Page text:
How could elections for City Hall go?

Published 12:00 am Thursday, August 16, 2007

With national primaries only six months away, presidential hopefuls have been beating the campaign trail trying to increase their recognition among voters. With the large amount of coverage the election has already received it is hard to forget that a race for the White House is soon approaching.

On the local level and receiving less recognition, the city leaders of Demopolis, too, face an election next November. Since the race for City Hall is not quite on par with the national election in the interest of voters, it has not received much attention as of yet with Demopolis natives.

No opponents have come forward and publicly announced their intentions to challenge current office holders, but if ever there was a year to do so this election is it. Council members and the mayor have worked hard to better the city and help their constituents, working on a comprehensive 25-year plan for the city, expressing interest in a countywide industrial development board, committing funds for a new athletic complex for Demopolis High School, authorizing matching funds for a Theo Ratliff Center expansion and a number of other projects over the past two and a half years.

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Unfortunately for the mayor and some members of the council, the group has amassed a number of black marks against themselves recently, which will ultimately come to play in the upcoming election.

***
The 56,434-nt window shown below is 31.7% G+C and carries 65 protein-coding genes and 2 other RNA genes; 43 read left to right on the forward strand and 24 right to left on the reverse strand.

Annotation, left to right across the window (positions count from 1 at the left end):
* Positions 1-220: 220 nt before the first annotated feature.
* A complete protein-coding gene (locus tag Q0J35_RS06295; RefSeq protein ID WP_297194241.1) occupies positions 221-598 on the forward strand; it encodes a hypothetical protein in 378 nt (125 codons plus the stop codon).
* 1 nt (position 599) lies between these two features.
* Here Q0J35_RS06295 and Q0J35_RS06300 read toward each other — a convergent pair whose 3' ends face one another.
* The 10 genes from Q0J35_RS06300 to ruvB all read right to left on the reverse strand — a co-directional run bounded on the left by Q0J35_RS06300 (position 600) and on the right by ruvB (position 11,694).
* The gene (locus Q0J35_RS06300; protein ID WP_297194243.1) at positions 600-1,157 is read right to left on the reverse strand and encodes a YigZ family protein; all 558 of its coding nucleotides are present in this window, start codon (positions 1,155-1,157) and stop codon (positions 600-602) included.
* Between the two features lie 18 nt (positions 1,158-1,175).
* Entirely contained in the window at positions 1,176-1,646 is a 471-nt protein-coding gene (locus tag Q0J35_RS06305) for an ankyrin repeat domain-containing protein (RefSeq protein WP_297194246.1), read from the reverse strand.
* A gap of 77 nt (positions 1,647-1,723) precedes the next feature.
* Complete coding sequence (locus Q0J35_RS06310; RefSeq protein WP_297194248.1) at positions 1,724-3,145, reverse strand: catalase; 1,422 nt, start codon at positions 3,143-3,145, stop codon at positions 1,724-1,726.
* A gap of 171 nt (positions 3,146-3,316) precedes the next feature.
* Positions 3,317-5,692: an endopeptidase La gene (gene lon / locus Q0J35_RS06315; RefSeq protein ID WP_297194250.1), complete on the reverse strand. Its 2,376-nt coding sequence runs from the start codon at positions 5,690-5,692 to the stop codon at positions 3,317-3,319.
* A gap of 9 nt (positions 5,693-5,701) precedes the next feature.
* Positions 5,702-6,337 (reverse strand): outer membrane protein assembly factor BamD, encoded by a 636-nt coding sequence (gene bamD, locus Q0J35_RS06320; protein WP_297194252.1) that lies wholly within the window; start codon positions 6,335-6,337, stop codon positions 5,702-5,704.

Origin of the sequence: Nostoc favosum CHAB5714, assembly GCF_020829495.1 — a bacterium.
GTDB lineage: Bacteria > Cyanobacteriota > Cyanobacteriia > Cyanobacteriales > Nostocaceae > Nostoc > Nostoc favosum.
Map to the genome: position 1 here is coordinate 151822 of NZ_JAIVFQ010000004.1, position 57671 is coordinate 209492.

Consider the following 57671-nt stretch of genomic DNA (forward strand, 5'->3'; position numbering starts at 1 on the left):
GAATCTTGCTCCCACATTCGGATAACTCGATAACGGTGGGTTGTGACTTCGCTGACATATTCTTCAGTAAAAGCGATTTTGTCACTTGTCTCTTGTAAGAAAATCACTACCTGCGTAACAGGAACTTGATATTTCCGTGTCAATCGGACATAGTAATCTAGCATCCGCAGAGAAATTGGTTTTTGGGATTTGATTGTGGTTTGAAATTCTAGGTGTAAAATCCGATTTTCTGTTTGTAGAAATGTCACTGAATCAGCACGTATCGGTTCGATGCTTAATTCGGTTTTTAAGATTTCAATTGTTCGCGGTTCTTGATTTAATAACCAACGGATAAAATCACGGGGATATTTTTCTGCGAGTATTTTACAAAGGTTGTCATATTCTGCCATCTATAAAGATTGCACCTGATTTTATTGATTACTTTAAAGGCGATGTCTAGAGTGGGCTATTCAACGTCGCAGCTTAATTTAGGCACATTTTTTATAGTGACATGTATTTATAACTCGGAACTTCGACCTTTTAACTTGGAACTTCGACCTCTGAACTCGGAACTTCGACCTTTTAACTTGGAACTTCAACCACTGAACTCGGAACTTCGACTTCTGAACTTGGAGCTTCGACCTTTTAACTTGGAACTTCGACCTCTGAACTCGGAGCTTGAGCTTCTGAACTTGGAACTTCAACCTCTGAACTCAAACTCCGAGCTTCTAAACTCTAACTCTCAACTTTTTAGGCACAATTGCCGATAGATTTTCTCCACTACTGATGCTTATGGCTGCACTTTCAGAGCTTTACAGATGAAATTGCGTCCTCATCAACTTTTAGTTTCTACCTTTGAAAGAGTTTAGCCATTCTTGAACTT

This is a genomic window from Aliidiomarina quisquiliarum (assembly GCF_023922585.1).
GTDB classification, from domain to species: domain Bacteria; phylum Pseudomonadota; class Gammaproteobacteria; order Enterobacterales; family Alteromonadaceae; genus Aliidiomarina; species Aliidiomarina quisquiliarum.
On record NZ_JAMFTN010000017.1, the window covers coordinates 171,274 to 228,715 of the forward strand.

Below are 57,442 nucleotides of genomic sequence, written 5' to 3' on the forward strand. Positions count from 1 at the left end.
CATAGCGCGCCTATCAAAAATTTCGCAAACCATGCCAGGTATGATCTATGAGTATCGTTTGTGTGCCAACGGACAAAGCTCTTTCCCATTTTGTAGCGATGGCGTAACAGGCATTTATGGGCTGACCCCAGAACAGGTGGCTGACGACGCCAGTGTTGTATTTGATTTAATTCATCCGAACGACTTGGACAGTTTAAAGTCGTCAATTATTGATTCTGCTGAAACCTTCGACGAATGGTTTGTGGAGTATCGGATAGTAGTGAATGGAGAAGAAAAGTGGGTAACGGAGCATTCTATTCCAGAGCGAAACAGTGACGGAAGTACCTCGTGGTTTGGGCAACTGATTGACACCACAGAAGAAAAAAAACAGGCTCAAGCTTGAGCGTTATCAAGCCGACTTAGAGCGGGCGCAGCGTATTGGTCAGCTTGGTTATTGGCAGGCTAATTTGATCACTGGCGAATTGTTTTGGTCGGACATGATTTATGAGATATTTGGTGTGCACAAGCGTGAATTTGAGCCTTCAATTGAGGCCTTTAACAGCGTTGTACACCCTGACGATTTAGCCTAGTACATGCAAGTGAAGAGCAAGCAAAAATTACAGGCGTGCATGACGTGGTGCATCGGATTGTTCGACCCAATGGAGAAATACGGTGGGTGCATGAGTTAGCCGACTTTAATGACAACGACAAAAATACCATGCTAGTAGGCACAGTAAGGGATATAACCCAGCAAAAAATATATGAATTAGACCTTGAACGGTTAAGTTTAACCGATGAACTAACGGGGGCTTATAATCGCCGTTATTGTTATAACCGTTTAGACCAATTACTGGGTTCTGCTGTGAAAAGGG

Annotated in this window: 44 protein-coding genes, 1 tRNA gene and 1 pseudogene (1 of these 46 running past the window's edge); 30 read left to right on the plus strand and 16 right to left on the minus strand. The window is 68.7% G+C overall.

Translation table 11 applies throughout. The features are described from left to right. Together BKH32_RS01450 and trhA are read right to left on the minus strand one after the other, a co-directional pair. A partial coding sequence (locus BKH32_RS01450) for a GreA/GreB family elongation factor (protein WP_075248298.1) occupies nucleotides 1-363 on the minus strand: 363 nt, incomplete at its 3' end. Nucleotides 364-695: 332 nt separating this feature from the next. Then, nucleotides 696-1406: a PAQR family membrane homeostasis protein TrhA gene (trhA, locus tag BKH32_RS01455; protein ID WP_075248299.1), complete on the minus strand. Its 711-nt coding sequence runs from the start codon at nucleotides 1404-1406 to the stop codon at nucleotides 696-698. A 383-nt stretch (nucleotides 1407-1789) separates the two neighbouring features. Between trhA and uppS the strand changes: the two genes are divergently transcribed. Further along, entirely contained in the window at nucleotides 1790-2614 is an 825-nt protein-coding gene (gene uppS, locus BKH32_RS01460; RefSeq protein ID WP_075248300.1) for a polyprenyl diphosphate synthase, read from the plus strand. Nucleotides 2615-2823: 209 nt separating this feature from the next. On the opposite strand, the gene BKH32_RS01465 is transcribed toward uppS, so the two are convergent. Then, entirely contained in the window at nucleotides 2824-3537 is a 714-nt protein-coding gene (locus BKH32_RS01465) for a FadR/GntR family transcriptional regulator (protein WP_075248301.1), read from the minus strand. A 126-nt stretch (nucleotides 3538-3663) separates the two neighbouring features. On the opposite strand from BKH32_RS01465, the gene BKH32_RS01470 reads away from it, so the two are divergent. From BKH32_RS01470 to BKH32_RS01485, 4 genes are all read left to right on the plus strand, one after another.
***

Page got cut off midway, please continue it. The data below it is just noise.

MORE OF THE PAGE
As Times publisher Sam Hall has previously noted in his own editorials, the legacy left by this mayor and council looks as though they will not be remembered by their works for the city and its inhabitants but, rather, for their lack of communication, which has spawned the numerous blunders with which they have had to deal and have darkened the image of the city.

Most notable among these blunders is the chain of events leading to the indictment of Mayor Cecil Williamson. While I must decline to venture an opinion on whether or not the mayor is guilty of the charges brought against her, I will say that, if there is any guilt on her part, there must also be guilt on the part of the council.

Perhaps the mayor did knowingly take health benefits from the city to which she wasn&8217;t entitled. If that is the case, where was the cry of disproval from the council member sitting on the utility board, the forum in which the request for insurance was initially denied and then subsequently brought up at a later date, prior to the request by the board to District Attorney Greg Griggers that the mayor be indicted?

The council&8217;s meeting calling for the indictment, too, should be a concern, as a private meeting by all of the council with Griggers to call for the indictment appears to violate Alabama&8217;s sunshine laws, which regulate meetings of government entities.